Through Their Own Eyes: Liturgy as the Byzantines Saw It
by Robert F. Taft, S.J.
InterOrthodox Press, 2006
(200 pages, $19.95, paperback)
reviewed by Mike Aquilina
Despite the civil unrest in the late 1950s, a young Jesuit priest serving a parish in Baghdad traveled the Iraqi countryside observing the liturgies of the Syriac-speaking villages and monasteries. And there Robert Taft, S.J., got hooked on liturgics. Since then, he’s written about three dozen books and several hundred articles on the ancient liturgies and the Fathers.
A longtime professor of liturgy and patristics at the Pontifical Oriental Institute in Rome, he is a Catholic priest of both the Latin and Byzantine rites. (And yes, he is indeed part of the family that produced several illustrious American statesmen, including one president.)
It would be an understatement to say that Taft is outspoken. He has a first-rate mind, and he speaks it with force and wit. Read his 2004 interview with John Allen in the National Catholic Reporter. It is the very image of a loose cannon rolling down the tilting deck of the barque of Peter and firing away. I’m sure it sent several dozen ecumenists into damage-control mode for weeks afterward.
His academic work has been a little more restrained in expression, but no less certain in its conclusions.
But his most recent book, Through Their Own Eyes: Liturgy as the Byzantines Saw It, now that’s another story. Made up of edited transcripts of his 2005 Paul G. Manolis Distinguished Lectures at the Patriarch Athenagoras Orthodox Institute in Berkeley, California, this book combines the academic rigor of the published Taft with the frankness of his live lectures.
It is a book by turns moving and entertaining. Taft sets out to give us a “bottom-up” view of the Byzantine liturgy, as it was experienced by the congregations of late antiquity, rather than as explicated by the church fathers. The situation was, as he points out, “not all incense and icons.”
Citing the Great Fathers, he evinces free-ranging congregations, where young men and women trolled the crowd for romance. Chrysostom complained that the women at church were no different from courtesans, and the men like “frantic stallions.” He also noted that people were talking throughout the liturgy, and “their talk is filthier than excrement.” Old Golden Mouth went on to report that the rush for Communion proceeded by way of “kicking, striking, filled with anger, shoving our neighbors, full of disorder.”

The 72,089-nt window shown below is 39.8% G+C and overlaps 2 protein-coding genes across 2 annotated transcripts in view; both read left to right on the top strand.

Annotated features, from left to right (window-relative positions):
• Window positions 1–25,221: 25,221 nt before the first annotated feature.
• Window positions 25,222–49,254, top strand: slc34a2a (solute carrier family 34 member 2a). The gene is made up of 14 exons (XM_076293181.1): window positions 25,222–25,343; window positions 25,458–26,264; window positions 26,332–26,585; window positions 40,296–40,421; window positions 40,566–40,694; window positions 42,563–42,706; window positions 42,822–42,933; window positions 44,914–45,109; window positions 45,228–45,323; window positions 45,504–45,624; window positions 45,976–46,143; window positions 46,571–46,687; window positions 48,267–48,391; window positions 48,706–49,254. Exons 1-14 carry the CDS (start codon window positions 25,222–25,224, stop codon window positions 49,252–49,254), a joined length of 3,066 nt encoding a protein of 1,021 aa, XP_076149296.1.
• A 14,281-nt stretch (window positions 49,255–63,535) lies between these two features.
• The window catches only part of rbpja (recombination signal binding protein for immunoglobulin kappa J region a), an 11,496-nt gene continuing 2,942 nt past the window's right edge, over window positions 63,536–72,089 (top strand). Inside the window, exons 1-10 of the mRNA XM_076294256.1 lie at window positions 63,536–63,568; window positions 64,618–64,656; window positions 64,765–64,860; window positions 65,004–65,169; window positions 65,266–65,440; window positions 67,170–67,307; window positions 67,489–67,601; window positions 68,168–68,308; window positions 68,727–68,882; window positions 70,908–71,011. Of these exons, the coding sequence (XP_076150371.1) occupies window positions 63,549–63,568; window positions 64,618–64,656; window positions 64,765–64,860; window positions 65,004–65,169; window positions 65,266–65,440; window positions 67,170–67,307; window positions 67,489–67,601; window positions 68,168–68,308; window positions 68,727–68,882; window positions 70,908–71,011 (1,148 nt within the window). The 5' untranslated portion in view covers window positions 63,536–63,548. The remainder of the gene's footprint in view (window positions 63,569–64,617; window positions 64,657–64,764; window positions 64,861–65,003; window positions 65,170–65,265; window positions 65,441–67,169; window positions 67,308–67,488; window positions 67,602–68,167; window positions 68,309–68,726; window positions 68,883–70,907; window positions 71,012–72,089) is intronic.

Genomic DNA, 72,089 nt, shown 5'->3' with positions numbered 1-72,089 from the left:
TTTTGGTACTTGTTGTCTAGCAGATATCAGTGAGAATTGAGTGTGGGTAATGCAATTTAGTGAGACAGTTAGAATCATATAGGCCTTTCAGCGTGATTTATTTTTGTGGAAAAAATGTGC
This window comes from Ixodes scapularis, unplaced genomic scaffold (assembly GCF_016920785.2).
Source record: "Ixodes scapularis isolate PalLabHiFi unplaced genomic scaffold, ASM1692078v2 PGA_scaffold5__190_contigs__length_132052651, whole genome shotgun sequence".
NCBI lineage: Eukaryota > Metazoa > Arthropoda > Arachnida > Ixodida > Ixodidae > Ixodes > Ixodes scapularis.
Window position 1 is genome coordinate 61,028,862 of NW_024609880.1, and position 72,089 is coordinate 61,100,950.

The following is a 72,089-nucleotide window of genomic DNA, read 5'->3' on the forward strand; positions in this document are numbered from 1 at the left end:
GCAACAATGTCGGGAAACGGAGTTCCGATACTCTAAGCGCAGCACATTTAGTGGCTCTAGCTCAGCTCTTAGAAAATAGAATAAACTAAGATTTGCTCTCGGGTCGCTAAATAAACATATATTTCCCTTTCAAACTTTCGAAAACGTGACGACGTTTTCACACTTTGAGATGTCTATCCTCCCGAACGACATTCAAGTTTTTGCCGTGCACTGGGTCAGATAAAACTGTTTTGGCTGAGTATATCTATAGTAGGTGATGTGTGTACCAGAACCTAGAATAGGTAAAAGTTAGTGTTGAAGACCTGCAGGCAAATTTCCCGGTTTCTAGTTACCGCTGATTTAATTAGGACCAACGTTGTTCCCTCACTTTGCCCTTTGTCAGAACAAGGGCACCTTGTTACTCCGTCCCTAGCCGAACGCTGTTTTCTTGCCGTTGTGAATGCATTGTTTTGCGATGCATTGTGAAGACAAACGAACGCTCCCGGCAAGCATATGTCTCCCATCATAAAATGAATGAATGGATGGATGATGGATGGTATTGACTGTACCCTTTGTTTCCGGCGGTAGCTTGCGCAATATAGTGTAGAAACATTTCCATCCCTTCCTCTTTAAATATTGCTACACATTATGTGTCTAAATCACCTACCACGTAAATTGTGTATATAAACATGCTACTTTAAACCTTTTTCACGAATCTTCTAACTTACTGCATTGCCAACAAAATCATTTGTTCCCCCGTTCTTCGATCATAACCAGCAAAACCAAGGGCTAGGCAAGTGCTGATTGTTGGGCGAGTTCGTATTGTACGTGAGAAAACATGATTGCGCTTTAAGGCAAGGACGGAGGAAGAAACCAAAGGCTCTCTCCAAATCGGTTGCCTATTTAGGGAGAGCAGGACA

It almost makes today’s American Catholic parishes look reverent.
Taft walks us through the liturgy, from introit to dismissal, in a kind of reverse mystagogy. Traditional mystagogy—that is, instruction in the mysteries—begins with the outward signs and proceeds to their hidden meaning.
Taft, however, begins with the assumption that the liturgy is heavenly; he then shows us the very incarnational, very earthly (and earthy) details of the scene where the liturgy touches down. At each stage, he quotes from contemporary accounts of what was going on in the assembly. We learn about the vigorous singing, the popularity of the Psalms, the entertainment value of a sonorous homily, even if it’s in an archaic language that no one understands.
Liturgy was central to life in the big city. Entire populations turned out for icon processions and for the movement of relics. Sometimes, these mass liturgical rallies turned into mob scenes as the herd stampeded toward the center of grace. He brings up the fourth-century pilgrim Egeria’s story about the man who bit off a piece of the true cross to take home as a souvenir.
And yet, for all that, “the Church’s earthly song of praise is but an icon, the reflection—in the Pauline sense of mysterion, a visible appearance that is bearer of the reality it represents—of the heavenly liturgy of the Risen Lord before the throne of God. As such, it is an ever-present, vibrant participation in the heavenly worship of God’s Son.”
“Byzantine art and ritual,” Taft says as he brings his final lecture to its conclusion, “far from being all ethereal and spiritual and transcendent and symbolic, was in fact a very concrete attempt at portrayal, at opening a window onto the sacred, of bridging the gap.”
Even the best-dressed and best-behaved among us are oafs and waifs pressing our dirty noses against the window. If we spend our hour of worship worrying about the comportment of the Joneses in the next pew, we’re missing the point of worship.
Taft’s book offers a good counter-balance for those who feed off the liturgical works of Ambrose, Cyril, and Theodore (though we do get a hint of the underside in Augustine). Taft confesses that he himself has written books romanticizing the ancient liturgies. Perhaps Through Their Own Eyes is his act of reparation.
This book will inflame passions all around. For one thing, it includes the transcripts of the question-and-answer periods after the lectures, and there the erudite father does not mince words as he asserts the appropriateness of the vernacular, the “stupidity” of the trend toward more variety in liturgy, and so on.
But whether you agree with Taft or not, his new book will give you an experience of time travel. And a joy ride.
The NCR interview with Taft can be found at www.natcath.org/mainpage/specialdocuments/taft.htm.
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